Triple crowns, Reservoir Hill & Edgar Winter

by Chris Aaland

Just as the summer concert season winds down, sports action heats up. It’s an annual autumnal occurrence not much different than the changing of the colors, the smell of green chiles being roasted and college freshmen racing across campus on their longboards.

This year’s festival circuit was a crazy one. Like many of you, I found my way to Meltdown, Pagosa Folk’n Bluegrass, Telluride Bluegrass, RockyGrass and two days of Phish.

Now, as the calendar turns to September, it means meaningful football games for the first time since February, another pennant race in baseball, and, for the first time in my 42 years, a legitimate baseball Triple Crown chase.

Albert Pujols, Joey Votto and Carlos Rodriquez are racing toward baseball immortality. What makes it better is that their respective teams, the St. Louis Cardinals, Cincinnati Reds and Colorado Rockies, are in the thick of the playoff hunt.

The Triple Crown is a sacred milestone in America’s pastime. Not since Boston’s Carl Yaztremski batted .326 with 44 homers and 121 RBI in 1967 has someone accomplished this feat. Add 30 years for the last time a National Leaguer won all three statistical categories (St. Louis Cardinals left fielder Joe Medwick for you baseball historians).

Pujols (.318, 35 homers, 95 RBI), Votto (.325, 32, 94) and Gonzales (.325, 29, 91) have four weeks to duplicate Yaz’s efforts.

Records are meant to be broken and history rewritten, although not to everyone’s satisfaction. Most fans hoped Babe Ruth’s 60 home runs set in 1927 would stand forever. Of course, an elongated season helped Roger Maris break the mark some 34 years later and baseball’s roid rage allowed Barry Bonds, Mark McGwire and Sammy Sosa to shatter Maris’ record during the infamous years of 1998 - 2001.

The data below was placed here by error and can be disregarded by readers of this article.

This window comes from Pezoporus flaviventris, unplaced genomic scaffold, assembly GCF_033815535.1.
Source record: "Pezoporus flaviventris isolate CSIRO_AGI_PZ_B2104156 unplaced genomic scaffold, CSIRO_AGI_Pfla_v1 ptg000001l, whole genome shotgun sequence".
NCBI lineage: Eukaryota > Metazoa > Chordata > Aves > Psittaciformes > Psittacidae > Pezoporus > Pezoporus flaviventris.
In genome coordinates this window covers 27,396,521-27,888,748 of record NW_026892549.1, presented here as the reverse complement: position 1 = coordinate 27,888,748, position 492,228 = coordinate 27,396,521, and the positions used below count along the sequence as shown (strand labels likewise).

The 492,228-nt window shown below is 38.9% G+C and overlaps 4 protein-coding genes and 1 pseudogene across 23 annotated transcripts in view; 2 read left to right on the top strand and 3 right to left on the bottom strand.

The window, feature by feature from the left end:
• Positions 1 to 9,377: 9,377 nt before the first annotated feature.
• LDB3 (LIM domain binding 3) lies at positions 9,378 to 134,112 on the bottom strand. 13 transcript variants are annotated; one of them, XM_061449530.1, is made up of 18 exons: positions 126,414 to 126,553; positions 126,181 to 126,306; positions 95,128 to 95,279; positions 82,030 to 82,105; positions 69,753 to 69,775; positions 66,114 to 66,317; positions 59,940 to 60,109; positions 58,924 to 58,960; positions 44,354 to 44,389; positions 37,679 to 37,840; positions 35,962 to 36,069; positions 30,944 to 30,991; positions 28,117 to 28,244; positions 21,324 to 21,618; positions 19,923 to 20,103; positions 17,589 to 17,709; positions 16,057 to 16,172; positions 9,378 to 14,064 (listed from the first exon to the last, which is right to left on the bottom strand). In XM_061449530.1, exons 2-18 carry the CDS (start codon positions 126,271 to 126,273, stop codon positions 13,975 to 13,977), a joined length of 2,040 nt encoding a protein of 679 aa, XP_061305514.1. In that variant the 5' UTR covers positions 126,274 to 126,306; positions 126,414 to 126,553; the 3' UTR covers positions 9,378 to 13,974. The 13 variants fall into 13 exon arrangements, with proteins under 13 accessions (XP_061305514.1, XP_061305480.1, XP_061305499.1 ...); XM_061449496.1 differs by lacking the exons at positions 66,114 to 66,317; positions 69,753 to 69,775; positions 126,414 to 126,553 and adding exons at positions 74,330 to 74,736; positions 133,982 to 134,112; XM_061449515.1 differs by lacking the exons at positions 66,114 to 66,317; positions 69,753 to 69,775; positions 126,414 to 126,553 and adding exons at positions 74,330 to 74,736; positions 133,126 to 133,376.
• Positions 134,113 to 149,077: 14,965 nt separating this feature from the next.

Whether you’re glued to the tube this weekend watching the boys of summer or heading out for live music, Labor Day Weekend is the perfect time to kiss the summer goodbye.

The 15th annual Four Corners Folk Festival takes place Friday through Sunday on Reservoir Hill in Pagosa Springs. Organizers pulled out all the stops this year by booking headliners Ricky Skaggs & Kentucky Thunder, Sam Bush, and the Infamous Stringdusters. Don’t miss the undercard, which includes such artists as the John Jorgensen Quintet (whose leader is one of the world’s most gifted guitarists), Celtic supergroup Solas, award-winning singer/songwriter Sarah Siskind, up-and-coming bluegrass siren Sarah Jarosz, and longtime favorites Sweet Sunny South, Anne & Pete Sibley, Over the Rhine and Crooked Still.

Through the years, FolkWest festivals have been marked as much by the on-site camping experience as by its diverse music. If you’re a seasoned festival veteran, you know that campgrounds fill up quickly and tarp space is considerably more limited at the Labor Day festival than at June’s Pagosa Folk’n Bluegrass. Take a hint and get there early, as campgrounds open today (Thurs., Sept. 2) and fill up quickly. Campground passes are required.